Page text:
Oral-nasal continuous positive airway pressure as a treatment for obstructive sleep apnea

Chest. 1994 Jul;106(1):180-6. doi: 10.1378/chest.106.1.180.


The effect of continuous positive airway pressure (CPAP) applied via a mask covering the nose and mouth (oral-nasal CPAP = ONCPAP) on obstructive sleep apnea (OSA) was studied in ten male patients with a mean (+/- SD) age of 48.1 +/- 11.1 years who could not tolerate nasal CPAP (NCPAP) due to nasal congestion. Using ONCPAP at pressures of 11.0 +/- 4.5 cm H2O, the apnea+hypopnea index was reduced from 58.3 +/- 22.3 (baseline night) to 5.2 +/- 1.6 events per hour (ONCPAP night) (p < 0.001). Five of these patients were studied on a subsequent night with a dual chamber mask allowing separate measurement of nasal and oral flow. All patients had combined oral and nasal flow at times during the night, but the fraction of time spent with this breathing pattern was lower during sleep than wakefulness. In a separate study, we compared the effects of a therapeutic level of CPAP pressure (12.8 +/- 2.5 cm H2O) applied through a nasal mask (NCPAP) and ONCPAP in a different group of patients (mean age 60 +/- 14.6 years) with moderate to severe OSA using NCPAP on a long-term basis. The apnea-hypopnea indexes on NCPAP nights (7.2 +/- 3.5) and ONCPAP nights (7.6 +/- 4.9 events per hour of sleep) were very similar. We conclude that ONCPAP may be a reasonable treatment alternative in patients who cannot tolerate NCPAP due to nasal congestion and that the pressure required to maintain upper airway patency may be similar to the level required using NCPAP.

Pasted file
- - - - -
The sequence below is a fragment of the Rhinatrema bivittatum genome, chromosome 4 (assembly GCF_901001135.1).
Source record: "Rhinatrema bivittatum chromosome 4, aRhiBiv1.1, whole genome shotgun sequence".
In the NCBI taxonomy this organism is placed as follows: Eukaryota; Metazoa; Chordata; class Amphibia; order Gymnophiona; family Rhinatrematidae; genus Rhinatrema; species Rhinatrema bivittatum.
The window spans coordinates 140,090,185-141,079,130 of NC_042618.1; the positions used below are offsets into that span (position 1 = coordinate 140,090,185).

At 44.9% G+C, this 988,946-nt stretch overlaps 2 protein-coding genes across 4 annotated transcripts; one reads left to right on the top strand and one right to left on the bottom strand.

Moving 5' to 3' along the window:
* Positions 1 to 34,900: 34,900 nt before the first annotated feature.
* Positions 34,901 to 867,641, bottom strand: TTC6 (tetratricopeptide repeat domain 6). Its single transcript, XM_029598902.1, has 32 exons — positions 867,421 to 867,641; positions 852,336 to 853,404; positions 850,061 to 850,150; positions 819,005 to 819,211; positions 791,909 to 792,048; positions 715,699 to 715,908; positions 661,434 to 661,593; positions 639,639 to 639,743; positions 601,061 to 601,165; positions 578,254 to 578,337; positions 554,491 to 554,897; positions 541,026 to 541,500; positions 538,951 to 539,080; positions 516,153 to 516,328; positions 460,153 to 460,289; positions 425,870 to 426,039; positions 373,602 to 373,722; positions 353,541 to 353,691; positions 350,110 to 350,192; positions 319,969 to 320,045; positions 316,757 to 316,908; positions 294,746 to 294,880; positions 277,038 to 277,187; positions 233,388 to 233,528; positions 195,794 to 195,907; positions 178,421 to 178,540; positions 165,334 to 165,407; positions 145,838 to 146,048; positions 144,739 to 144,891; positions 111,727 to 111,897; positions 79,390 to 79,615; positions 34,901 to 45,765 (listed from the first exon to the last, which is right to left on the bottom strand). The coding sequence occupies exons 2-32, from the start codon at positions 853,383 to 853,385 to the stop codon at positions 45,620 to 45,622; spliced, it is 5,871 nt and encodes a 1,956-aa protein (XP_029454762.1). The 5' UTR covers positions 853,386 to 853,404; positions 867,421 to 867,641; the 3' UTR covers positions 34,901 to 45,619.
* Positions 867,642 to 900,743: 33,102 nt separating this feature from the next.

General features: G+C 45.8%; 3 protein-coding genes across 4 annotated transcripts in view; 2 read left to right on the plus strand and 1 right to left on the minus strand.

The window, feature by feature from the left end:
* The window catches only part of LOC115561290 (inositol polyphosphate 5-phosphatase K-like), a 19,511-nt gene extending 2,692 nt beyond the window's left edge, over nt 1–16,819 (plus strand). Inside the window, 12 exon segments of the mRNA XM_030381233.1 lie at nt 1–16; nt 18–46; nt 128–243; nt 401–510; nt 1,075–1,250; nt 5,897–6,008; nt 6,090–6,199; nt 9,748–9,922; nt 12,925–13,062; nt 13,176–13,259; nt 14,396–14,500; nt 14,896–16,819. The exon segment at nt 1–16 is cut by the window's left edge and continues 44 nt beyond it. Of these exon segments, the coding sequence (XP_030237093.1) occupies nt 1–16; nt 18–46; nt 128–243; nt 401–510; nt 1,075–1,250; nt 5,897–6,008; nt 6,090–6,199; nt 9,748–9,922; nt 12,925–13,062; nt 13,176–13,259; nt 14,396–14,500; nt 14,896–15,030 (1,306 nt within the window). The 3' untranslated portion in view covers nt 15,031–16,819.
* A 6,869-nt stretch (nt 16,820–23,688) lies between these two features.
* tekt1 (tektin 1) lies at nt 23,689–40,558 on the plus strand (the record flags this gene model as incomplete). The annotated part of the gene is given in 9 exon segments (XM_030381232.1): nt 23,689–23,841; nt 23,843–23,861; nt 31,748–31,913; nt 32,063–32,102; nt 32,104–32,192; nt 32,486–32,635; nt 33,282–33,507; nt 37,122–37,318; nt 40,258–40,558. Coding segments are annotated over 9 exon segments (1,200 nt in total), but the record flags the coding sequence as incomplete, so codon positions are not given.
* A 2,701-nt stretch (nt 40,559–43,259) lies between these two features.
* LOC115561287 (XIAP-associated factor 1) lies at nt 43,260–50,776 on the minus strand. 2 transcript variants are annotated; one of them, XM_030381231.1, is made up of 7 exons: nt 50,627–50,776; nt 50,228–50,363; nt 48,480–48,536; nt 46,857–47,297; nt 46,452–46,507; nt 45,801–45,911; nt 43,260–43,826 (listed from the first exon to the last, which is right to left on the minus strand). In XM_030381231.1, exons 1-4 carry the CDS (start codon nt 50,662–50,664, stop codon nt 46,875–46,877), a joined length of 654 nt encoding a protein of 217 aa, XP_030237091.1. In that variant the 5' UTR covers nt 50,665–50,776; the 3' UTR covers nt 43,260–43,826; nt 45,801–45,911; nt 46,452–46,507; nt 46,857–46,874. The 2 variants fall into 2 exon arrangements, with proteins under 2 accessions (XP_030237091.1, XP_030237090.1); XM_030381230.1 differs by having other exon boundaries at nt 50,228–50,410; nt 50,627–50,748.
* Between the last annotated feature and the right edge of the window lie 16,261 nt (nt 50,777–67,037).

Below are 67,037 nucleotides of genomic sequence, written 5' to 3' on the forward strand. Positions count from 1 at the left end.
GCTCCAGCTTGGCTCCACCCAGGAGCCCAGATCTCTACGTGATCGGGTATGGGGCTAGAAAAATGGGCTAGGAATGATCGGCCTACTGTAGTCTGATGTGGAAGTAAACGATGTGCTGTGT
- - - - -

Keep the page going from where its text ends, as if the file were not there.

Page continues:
MeSH terms

  • Adult
  • Aged
  • Humans
  • Male
  • Masks
  • Middle Aged
  • Polysomnography
  • Positive-Pressure Respiration* / instrumentation
  • Sleep Apnea Syndromes / physiopathology
  • Sleep Apnea Syndromes / therapy*